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Georgia's Bailey takes bye week to give back to East Hall
Bulldogs' defensive end gave US Army All-American jersey back to school prior to Friday's game
Vanderbilt running back Ralph Webb (26) is stopped by Georgia defensive end Sterling Bailey (58), nose tackle Mike Thornton (96) and linebacker Tim Kimbrough (42) in the first half of a game Oct. 4 in Athens. - photo by John Bazemore | Associated Press

For Sterling Bailey, it was a rather easy decision.

Now a starting defensive end at the University of Georgia, the fourth-year junior wanted to bring back a cherished part of his past to his old stomping grounds at East Hall High. It was just a matter of when.

On Friday, flanked by his parents, Laura and Kevin Bailey, along with his girlfriend, Kenzie Childs, Bailey presented back his 2011 U.S. Army All-American Bowl jersey to go on display at the school, where he graduated the same year, in a brief ceremony before East Hall’s kickoff against Franklin County in Gainesville.

“I knew I always wanted to be able to give something back to East Hall,” said Bailey, who currently has 12 tackles for the Bulldogs. “Everyone here at East Hall has always treated me like family.

“I know without them, I wouldn’t be where I am today.”

Bailey was able to make the appearance back in front of friends and family with Georgia on a bye week before playing Florida on Nov. 1 in Jacksonville, Fla.

Bailey, now 6-foot-4 and 280 pounds, was one of the nation’s best coming out of the Vikings’ program as a senior in 2010. As a Vikings senior, he had 64 tackles, five sacks and was ranked by as the No. 8 defensive end in the nation.

With plans to graduate from Georgia in the summer of 2015 with a degree in history, he plans on using his final year of eligibility next season, before hopefully going on to play in the NFL.

Still, with a busy life in Athens, there’s no place like home. Bailey made plans with the East Hall staff and administration for the jersey presentation back to the school for some time now, said East Hall principal Jeff Cooper.

The plan is for Bailey’s No. 52 U.S. Army All-American black jersey with yellow lettering to hang in the school, and paired along with a picture from the day he was awarded the jersey four years ago.

“We’re blessed to have someone that successful come out of our school,” said Cooper, who stays in regular contact with Bailey, either directly or through his father. “He loves this community and is just a great young man.”

If anyone would understand Bailey’s attachment to East Hall, it would be Cooper. Like Bailey, Cooper was also a standout athlete at East Hall before going on to play at the University of Georgia. Cooper was a starting infielder for the Bulldogs when they won the national championship in 1990.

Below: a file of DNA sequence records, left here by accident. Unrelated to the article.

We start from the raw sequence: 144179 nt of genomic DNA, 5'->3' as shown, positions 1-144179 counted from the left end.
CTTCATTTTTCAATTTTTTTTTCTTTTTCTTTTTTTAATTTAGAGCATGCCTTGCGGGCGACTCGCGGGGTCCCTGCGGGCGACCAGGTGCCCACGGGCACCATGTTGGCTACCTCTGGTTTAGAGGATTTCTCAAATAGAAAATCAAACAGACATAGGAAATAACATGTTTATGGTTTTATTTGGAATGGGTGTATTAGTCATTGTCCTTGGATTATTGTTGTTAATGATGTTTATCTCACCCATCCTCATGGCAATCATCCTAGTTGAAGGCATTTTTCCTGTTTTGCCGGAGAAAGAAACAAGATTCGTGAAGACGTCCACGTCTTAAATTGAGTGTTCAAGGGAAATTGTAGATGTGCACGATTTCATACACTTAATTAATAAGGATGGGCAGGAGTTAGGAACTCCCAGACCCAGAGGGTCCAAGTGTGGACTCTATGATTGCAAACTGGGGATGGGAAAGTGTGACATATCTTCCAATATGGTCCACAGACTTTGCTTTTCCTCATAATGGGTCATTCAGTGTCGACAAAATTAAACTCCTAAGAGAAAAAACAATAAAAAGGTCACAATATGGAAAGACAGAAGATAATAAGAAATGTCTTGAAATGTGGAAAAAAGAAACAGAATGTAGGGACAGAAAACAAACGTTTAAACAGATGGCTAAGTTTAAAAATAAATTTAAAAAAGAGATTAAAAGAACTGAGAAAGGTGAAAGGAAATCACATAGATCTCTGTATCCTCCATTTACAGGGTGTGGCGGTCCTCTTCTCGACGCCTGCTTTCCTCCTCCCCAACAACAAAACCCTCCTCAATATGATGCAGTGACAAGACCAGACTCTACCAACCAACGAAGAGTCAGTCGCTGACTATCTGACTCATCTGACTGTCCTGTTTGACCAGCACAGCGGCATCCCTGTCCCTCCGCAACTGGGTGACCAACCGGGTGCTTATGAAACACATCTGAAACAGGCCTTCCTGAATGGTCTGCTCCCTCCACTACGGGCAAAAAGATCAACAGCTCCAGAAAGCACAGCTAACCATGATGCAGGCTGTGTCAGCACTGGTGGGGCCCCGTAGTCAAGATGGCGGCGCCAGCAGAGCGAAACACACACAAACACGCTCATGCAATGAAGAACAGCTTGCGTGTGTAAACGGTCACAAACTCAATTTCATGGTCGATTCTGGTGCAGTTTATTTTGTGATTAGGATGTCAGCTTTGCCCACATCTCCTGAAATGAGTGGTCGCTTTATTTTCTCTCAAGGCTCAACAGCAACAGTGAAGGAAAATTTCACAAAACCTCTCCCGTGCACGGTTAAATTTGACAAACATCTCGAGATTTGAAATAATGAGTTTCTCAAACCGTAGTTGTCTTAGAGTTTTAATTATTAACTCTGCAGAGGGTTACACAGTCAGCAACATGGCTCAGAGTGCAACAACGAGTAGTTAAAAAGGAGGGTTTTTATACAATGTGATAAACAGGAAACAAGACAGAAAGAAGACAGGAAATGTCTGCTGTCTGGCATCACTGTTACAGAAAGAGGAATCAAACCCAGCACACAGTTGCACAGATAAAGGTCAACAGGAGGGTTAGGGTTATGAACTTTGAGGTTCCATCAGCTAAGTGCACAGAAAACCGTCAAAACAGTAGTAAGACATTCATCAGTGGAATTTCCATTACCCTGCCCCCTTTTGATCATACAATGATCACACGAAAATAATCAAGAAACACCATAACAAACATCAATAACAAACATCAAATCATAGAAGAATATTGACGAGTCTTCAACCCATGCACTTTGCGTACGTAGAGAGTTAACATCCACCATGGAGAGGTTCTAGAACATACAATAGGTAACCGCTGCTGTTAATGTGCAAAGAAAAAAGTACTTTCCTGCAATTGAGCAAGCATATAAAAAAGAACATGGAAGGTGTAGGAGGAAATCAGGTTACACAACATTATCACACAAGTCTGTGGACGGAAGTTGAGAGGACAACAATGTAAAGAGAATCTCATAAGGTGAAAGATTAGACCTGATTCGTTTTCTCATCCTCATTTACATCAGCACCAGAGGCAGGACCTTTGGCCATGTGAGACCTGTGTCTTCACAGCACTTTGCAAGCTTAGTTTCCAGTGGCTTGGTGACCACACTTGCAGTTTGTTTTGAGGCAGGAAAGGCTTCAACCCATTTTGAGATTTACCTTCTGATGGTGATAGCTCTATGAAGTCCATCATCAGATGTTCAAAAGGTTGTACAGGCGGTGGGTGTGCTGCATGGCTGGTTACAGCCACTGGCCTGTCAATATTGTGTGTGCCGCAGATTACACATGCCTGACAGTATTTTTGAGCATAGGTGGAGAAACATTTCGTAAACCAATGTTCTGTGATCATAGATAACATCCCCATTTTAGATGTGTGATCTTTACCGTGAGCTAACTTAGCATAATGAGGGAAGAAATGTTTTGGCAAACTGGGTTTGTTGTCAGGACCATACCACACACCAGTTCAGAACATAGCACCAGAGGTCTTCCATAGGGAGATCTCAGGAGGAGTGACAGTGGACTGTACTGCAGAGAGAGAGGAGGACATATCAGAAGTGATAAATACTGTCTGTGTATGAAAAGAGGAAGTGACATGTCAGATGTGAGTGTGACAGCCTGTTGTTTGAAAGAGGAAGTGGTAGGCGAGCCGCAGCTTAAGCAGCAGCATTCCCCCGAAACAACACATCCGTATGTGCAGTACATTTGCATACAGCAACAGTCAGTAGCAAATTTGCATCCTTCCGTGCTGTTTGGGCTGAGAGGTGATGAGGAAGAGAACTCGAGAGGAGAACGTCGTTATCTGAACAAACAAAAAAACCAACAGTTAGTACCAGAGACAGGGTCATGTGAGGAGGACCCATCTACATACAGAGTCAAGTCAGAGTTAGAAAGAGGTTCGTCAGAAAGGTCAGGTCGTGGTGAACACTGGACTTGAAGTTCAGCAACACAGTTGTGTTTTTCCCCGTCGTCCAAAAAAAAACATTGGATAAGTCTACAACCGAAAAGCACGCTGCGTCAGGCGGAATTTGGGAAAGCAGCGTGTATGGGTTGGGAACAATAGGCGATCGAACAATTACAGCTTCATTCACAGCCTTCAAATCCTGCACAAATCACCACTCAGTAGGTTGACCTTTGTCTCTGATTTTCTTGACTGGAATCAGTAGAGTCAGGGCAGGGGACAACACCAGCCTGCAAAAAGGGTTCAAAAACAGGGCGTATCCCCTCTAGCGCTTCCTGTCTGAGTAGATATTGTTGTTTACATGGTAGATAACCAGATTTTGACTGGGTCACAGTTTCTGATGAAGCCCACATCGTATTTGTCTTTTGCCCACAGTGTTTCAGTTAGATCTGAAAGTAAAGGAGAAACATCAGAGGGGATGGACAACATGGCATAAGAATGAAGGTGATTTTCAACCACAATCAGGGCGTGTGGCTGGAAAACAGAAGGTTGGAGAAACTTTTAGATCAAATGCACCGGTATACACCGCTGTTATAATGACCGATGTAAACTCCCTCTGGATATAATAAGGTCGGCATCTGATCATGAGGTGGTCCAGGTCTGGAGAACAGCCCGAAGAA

Cooper has been pleasantly surprised by Bailey’s presence on the defensive front, after jumping onto the scene as a starter his sophomore season in 2013.

Now playing on Saturdays, Bailey wants his experience to serve as encouragement and motivation to all the athletes coming up through East Hall in the future.

“I want all the students to know they can achieve their dreams if they stay motivated,” said Bailey, who has also learned sign language during his time as a Georgia student. According to Kevin Bailey, playing in the U.S. Army All-American game was especially meaningful for the Bailey family, having numerous family members that served the nation in various branches.

Sterling Bailey said he still proudly displays the American flag he received for playing in the game at his place in Athens.

“I tell you what, this feels like it was just yesterday,” Sterling Bailey’s father said looking at the framed U.S. All-American photo of his son, on the field as the sun set Friday at Vikings Stadium. “The time’s gone by so fast.”

While at home with family and friends, Bailey took time to give the Vikings a brief pregame talk in the locker room before they steamrolled to a 34-7 region victory.

Vikings coach Bryan Gray also found Sterling in the back hallways of the football fieldhouse for a quick conversation before taking the field. Bailey told his former coach he was on track to earn his bachelor’s degree in the summer.

Gray wanted to make sure Bailey was looking longterm, and considered pursuing his master’s degree next year, with another year of football remaining.

“Sterling’s a tremendous kid, really genuine,” said Gray. “We’ve very proud of everything he’s accomplished.”

Wearing all red and black for his trip back home, Bailey was soaking up a brief moment of being back at home among the people he grew up with.

He posed for pictures during the evening with former teachers, coaches, friends, classmates and kids who watch him now on television. Bailey also signed plenty of personalized autographs for the young fans who asked.

Once back in Athens, Bailey will resume preparing with one of the SEC’s most improved defenses and No. 9 Bulldogs (6-1), who are under first-year coordinator Jeremy Pruitt. He knows the opportunity presents itself to go on to win the SEC title and hopefully earn one of the four spots in the new playoff format for the national championship.

“We just have to continue to stay focused as a team, and not let our success go to our head,” Bailey said.

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